How would he know when to end his work efforts with Apple and spend every hour of each day with his family? I'm not certain, but I don't think it is possible to know days or even hours in advance of exactly when you will die from your illness.
Should he have stopped working in January? August? The last week in September?
At each of those respective times, I don't think he knew when the end would come, how much time he had left.

If he stopped in January, he would have died in February.
No, he ran through the end of the race; lunge at the finish line, don't pull up short.
As it was, in his last days and months, he worked from home.

I never met the man, but I think he lived each moment fully.
It was reported that his family was with him when he passed.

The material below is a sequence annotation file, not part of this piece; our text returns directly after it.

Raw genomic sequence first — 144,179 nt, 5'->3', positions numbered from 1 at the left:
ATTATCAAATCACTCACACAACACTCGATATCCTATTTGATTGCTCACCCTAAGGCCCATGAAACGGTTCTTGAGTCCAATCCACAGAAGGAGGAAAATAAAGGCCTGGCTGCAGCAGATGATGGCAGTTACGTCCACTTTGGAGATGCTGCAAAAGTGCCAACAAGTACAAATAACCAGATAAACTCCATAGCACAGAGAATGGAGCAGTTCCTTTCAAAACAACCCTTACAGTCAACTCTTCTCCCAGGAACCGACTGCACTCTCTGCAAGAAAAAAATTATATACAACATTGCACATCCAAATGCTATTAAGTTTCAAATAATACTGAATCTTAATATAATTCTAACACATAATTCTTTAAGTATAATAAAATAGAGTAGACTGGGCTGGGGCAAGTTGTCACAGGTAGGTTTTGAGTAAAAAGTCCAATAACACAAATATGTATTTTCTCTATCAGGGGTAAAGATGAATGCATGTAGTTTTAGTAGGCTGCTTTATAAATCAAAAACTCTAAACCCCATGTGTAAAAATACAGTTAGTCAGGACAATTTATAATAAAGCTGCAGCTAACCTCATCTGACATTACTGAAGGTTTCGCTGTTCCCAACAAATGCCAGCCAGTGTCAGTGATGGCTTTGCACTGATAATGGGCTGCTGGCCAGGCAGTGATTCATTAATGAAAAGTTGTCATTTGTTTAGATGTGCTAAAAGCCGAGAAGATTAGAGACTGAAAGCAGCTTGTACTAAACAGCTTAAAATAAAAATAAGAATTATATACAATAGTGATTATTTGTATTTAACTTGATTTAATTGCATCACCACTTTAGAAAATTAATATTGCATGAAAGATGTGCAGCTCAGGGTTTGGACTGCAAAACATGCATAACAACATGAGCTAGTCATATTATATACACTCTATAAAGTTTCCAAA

So he did spend his last moments with his family.
I think they understood the way he lived.
post #29 of 83
Quote:
Originally Posted by solipsism View Post

True. I can imagine my own last words being "My only regret is not being able to play with Apple's next product."

Or maybe that next product is putting Steve's mind in iCloud. The first in the Technological Singularity.

What do you think Siri is?
post #30 of 83
"Come... closer... there... is... another...product..."

Sorry, I couldn't help the Yoda reference, don't get me wrong. Love Apple and Love Steve. RIP, still miss you.
post #31 of 83
Quote:
Originally Posted by solipsism View Post

Is it me or is saying Steve (or someone calling on Steve's behalf) needed to speak to Cook about an important work related simply a more common response than saying Steve is on his very ill, in the hospital, or on his deathbed. Maybe I'm cynical but I think Cook just gave Son the easy answer to get off the phone to deal with a personal matter.

My thoughts exactly.
post #32 of 83
Quote:
Originally Posted by SDDave View Post

That wasn't how he lived.
No, he ran through the end of the race; lunge at the finish line, don't pull up short.

Beautifully put.
post #33 of 83
Work Ethic.

Quote: